'Brothers': Film Review
If you can imagine 'Warrior' with an erotic, booze-soaked dance number and double the love scenes, then you'll be able to wrap your head around the Indian version of the film.
Releasing on India's Independence Day weekend holiday, traditionally a rich opportunity for box office success, Brothers may have an uphill climb due to its adult themes and realistic, intense violence. But viewers willing to embrace its skillful and emotionally real depiction of a man making impossible choices — and especially fans of Akshay Kumar ready to see him excel in a physically and emotionally challenging role — will be well rewarded.
Gavin O'Connor's critically acclaimed Warrior, which starred Tom Hardy and Joel Edgerton as estranged brothers and MMA rivals, earned raves as much for its performances as its satisfying storytelling.
Indian director Karan Malhotra (Agneepath) and his wife, screenwriter Ekta Pathak Malhotra, have given a uniquely desi spin on things, collaborating with producer Karan Johar, Endemol India and Lionsgate (which also produced Warrior) to set this tale of brother-against-brother within India's fledgling MMA scene.
David Fernandes (Kumar) is a high school physics teacher devoted to his beautiful wife, Jenny (former Miss Sri Lanka Jacqueline Fernandez), and his daughter, who suffers from a kidney ailment (not the heart ailment of the original, the difference exploited in a witty turn of dialogue). To pay his daughter's medical bills, David fights in late-night street matches, but when school officials find out, he's fired from his job. Desperate to earn money, he decides to compete in the world's biggest MMA contest, the fictitious Right to Fight championship.
In a parallel track, David's father, Gary Fernandes (Jackie Shroff), a once-great fighter, is released from a 15-year prison sentence and is welcomed home by his younger son, Monty (Sidharth Malhotra, no relation to the filmmaker), who asks his father to coach him in MMA unbeknownst to David.
Many elements of the story remain close to the original, with some scenes nearly word-for-word re-creations. The local tweaks work, for the most part: for example, in India, where there is no national healthcare system serving the middle class, medical bills can bankrupt a family even quicker than they can here, so David and Jenny's desperation is keenly felt.
But the timeline of several key plot turns is different, and unlike Warrior, Brothers features two effective, if lengthy, flashback sequences: one explaining why David came to hate his father and Monty came to hate David; and another about how David and Jenny met.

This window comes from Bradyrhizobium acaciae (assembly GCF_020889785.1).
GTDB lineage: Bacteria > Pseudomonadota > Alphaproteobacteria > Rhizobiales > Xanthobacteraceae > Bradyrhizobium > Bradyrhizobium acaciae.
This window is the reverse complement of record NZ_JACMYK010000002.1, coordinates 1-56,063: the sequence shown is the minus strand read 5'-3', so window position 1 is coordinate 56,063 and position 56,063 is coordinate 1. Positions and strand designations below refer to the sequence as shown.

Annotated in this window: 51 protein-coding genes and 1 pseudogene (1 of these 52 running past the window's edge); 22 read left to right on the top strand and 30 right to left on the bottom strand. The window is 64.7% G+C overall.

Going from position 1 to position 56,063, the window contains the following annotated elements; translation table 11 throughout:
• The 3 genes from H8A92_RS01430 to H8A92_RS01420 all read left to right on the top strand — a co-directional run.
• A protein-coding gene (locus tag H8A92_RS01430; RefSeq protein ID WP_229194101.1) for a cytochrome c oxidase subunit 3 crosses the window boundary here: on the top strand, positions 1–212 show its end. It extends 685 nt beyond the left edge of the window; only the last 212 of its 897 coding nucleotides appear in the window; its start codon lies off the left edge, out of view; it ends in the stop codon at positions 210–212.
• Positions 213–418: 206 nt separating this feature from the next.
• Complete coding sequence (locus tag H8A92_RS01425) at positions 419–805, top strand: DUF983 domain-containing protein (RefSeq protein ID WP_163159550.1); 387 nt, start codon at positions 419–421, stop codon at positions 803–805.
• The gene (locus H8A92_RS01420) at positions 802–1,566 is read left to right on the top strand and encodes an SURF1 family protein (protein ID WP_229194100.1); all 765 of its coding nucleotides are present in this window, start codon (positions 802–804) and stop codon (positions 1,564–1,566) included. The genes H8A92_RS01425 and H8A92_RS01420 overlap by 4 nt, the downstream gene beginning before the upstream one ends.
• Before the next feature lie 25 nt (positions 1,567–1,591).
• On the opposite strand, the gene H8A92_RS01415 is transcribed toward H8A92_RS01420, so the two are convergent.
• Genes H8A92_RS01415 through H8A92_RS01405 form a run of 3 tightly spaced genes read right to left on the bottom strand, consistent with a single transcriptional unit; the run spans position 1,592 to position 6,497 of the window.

What doesn't translate as well in the Indian version is the idea that the character of the younger brother, played by powerhouse Hardy in the original, could be so extensively rewritten, all its dark shadows excised.
Hardy's character — a reclusive war hero with a tainted record who wants to donate the MMA prize money to his best friend's widow — is so complex and his performance so haunting that it's puzzling to wonder why the makers of Brothers wanted to strip it down for this Indian version. Monty is a one-note character, a victim of bad luck who is unreasonably faithful to his father and blames only David for the hell his life has become. Malhotra, so likeable in his debut Student of the Year and a suave romantic lead, is miscast in this shadowy role and approaches the fight scenes too tentatively.
The biggest and best surprise of the film is Kumar, a star so prolific that he stars in two to three major releases a year and is now one of India's highest paid actors. A black belt in taekwondo and an expert in Muay Thai, Kumar, 47, has made his mark in every genre from dopey comedies to action to social satire.
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Here, with naturally graying hair and covered in tattoos, he draws on those years of martial arts practice to instill a bone-crunching realism in his depiction of a fighter. Action coordinators Justin Yu (a stunt actor in The Hunger Games and The Wolverine), and Eric Brown, and DP Hemant Chaturvedi worked seamlessly to create fight scenes with visceral appeal, although the two brothers' differing fight styles aren't as clearly delineated here as they were in the original.
It's notable that the women's roles in Brothers are more complex in the Indian version — Shefali Shah turns in a heartbreaking performance in her flashback scenes as David and Monty's mother, and Fernandez is strong as usual in her role as a supportive wife and mother, displaying a natural closeness to Kumar in their scenes together. Kareena Kapoor Khan appears in a gold sequined bikini top in the dance number "Mera Naam Mary" (My Name Is Mary) — a dance number that is not as incongruous as you might think, given the film's unabashed masculinity.
Production company: Fox International Productions
Cast: Akshay Kumar, Sidharth Malhotra, Jackie Shroff, Jacqueline Fernandez
Director: Karan Malhotra
Screenwriter: Ekta Pathak Malhotra (from a story by Gavin O'Connor and Anthony Tambakis and Cliff Dorfman)
Producers: Karan Johar and Hiroo Yash Johar
Executive producer: Parth Dholakia
Director of photography: Hemant Chaturvedi
Production designer: Suresh Selvarajan
Costume designer: Mandira ShuklaEditor: Akiv Ali
Music: Ajay Gogavale, Atul Gogavale
No rating, 160 minutes